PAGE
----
Zoo animals teach lessons about a healthy microbiome

Extensive comparative study at Kiel University on the composition of the bacterial colonisation of zoo animals provides new insights into the loss of microbial diversity in the human body

For some years now, life science and medical research has focused on the question of how the microorganisms living in and on a body influence central life processes and thus health and disease of their host organisms. Scientists at Kiel University, among others, have been able to gather numerous hints that suggest that the microbial colonisation of the body, the so-called microbiome, and the development of disease are causally related. Especially chronic inflammatory bowel diseases (IBD) seem to be closely linked to the composition and balance of the microbiome. Together with numerous other so-called environmental diseases, their incidence has risen sharply in recent decades. Researchers see one possible cause in the massive decline in microbial diversity in the human microbiome. The impoverishment of the microbiome is presumably due to the radical change in living conditions in western society, which are characterised by industrially produced food, comprehensive hygiene measures, massive use of antibiotics and socially isolated lifestyles, among other things. Researchers see great potential in future interventions to restore a healthy microbiome. Important clues for defining such a healthy state are provided by comparative microbiome studies – both with non-westernized human societies and with animals.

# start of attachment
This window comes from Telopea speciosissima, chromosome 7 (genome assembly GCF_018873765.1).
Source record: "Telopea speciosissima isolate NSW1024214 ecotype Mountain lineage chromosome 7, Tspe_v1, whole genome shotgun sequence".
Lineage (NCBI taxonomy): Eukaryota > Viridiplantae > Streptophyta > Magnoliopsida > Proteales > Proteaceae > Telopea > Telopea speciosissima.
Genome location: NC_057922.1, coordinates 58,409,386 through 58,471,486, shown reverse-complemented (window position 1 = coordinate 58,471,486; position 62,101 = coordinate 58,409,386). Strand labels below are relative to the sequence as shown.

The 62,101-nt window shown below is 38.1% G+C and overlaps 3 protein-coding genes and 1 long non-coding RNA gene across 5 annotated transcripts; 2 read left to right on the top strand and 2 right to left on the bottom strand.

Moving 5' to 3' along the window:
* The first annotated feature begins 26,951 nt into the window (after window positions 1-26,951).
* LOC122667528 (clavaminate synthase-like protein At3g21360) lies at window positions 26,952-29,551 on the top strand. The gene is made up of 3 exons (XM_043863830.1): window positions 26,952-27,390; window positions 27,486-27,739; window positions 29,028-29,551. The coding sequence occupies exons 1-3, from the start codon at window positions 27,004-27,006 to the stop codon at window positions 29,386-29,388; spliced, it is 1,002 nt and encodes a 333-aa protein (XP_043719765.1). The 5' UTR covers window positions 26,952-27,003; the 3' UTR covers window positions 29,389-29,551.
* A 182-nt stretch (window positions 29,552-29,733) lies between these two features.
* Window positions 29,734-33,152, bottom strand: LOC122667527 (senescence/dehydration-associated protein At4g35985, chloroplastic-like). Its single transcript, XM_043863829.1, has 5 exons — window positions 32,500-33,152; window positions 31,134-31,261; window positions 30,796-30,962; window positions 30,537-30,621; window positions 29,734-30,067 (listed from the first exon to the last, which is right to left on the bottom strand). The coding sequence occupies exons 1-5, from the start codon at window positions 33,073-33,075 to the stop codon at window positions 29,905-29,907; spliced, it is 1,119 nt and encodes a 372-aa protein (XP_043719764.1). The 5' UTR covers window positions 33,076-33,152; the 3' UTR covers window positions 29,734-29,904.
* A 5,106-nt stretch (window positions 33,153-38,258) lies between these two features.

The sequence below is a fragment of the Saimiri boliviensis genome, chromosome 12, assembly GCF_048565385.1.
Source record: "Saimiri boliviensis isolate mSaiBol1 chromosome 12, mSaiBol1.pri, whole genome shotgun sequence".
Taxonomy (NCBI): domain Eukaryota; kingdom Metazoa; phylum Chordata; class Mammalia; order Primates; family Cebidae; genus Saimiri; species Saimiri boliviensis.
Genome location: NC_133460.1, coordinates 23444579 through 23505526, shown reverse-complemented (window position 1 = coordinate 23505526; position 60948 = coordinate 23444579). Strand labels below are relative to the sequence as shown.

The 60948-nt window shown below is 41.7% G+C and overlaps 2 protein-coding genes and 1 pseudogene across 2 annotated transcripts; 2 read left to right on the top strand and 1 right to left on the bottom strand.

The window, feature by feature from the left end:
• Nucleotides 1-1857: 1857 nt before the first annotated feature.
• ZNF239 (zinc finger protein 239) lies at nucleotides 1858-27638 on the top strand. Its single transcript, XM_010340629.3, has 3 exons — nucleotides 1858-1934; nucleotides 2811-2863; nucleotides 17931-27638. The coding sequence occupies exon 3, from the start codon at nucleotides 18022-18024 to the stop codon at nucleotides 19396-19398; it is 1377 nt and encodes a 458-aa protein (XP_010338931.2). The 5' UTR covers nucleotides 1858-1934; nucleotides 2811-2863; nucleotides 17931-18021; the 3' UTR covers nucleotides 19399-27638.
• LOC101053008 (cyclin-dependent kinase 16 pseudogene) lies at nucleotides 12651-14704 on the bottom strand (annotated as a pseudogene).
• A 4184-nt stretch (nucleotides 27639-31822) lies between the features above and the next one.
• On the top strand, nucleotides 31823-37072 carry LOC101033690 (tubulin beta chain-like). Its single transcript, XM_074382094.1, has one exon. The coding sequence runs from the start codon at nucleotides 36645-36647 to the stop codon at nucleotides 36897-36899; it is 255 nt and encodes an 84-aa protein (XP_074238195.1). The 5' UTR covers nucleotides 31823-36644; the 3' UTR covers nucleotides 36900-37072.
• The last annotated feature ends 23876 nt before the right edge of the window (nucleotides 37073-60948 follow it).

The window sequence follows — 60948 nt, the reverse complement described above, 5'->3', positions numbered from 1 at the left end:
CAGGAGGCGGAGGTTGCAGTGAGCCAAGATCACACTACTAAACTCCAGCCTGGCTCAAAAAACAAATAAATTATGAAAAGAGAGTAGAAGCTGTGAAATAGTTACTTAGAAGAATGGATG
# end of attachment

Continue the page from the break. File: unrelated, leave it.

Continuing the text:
Researchers at Kiel University have now analysed a total of 368 stool samples from 38 different animal species ranging from ruminants to primates in an extensive comparative analysis within the framework of the Collaborative Research Centre (CRC) 1182 “Origin and Function of Metaorganisms”. Their aim was to investigate the influences of the evolutionary relationships between the different species and the external living conditions on the composition of the microbiome. They collected the sample material in seven German zoos and compared it with each other and also with human samples. By determining the microbial species contained therein by genome sequencing they were thus able to characterise the different microbiome compositions of the various animal species. The research team from the Institute of Clinical Molecular Biology (IKMB), led by Professor Andre Franke, found that the abundance of certain bacterial species is declining in some monkey species, for example, but also in humans, and that their microbiome seems to be less diverse, presumably in adaptation to changes in their living conditions. The researchers, who are also part of the DFG research unit miTarget, published their results in the journal BMC Microbiology.

Lifestyle influences the microbiome in humans and animals